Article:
Greenville bus maker Proterra is providing electric buses to the city of Seneca. The town got a multi-million dollar Federal Transportation Administration grant to become the first all-electric city fleet in the U.S.
Seneca City Administrator Greg Dietterick says the Federal Transportation Administration grant allows them to replace their diesel buses. “Even though we are a rural transit authority and a small fleet, to be the first at anything is a great accomplishment. We are going to be totally electric and remove that carbon footprint, be user-friendly, be a green bus system, ” Dietterick says.
And they will save some green too, with the buses and charging stations covered by a TIGGER (Transit Investments in Greenhouse Gas and Energy Reduction) grant from the FTA for approximately $4.1 million. A combination of private, state and local public funds covers the rest. The transit authority will also save up to $40,000 in yearly diesel costs per bus.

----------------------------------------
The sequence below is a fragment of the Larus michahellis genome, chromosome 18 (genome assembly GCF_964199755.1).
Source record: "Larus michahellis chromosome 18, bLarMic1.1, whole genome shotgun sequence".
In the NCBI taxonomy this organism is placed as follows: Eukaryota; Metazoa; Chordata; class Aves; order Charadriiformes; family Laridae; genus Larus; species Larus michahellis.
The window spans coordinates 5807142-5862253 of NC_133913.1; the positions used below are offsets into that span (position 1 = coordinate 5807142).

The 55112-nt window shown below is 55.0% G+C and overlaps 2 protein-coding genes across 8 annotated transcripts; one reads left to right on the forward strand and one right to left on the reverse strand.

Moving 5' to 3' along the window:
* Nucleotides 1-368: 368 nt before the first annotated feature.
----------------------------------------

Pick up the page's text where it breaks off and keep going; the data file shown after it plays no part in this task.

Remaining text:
For Upstate manufacturer Proterra, CEO David Bennett says this sale helps his company gain a better foothold in the market.
“This will be our largest firm order, once it’s awarded. We’ve got three other customers but this will be the largest single order we have. It will for us create jobs in the immediate term. We have staffed from about 40 people to 100 and now going to about 130 by the end of this year,” Bennett says.
After a slow start in the past year, Proterra signed agreements to receive some $30 million from new investors in the spring of this year and needed a working model of how such a system can work.
“This gives us, right in our home state, an opportunity to showcase to customers and actually train customers on the vehicles, and also show integration of electric buses and electric vehicles with a public transportation system and the power company,” Bennet explains.
AUDIO: Bennett talks about next steps for adopting electric bus technology
The fleet, working under the Clemson Area Transit System, will serve the area and run to four universities nearby.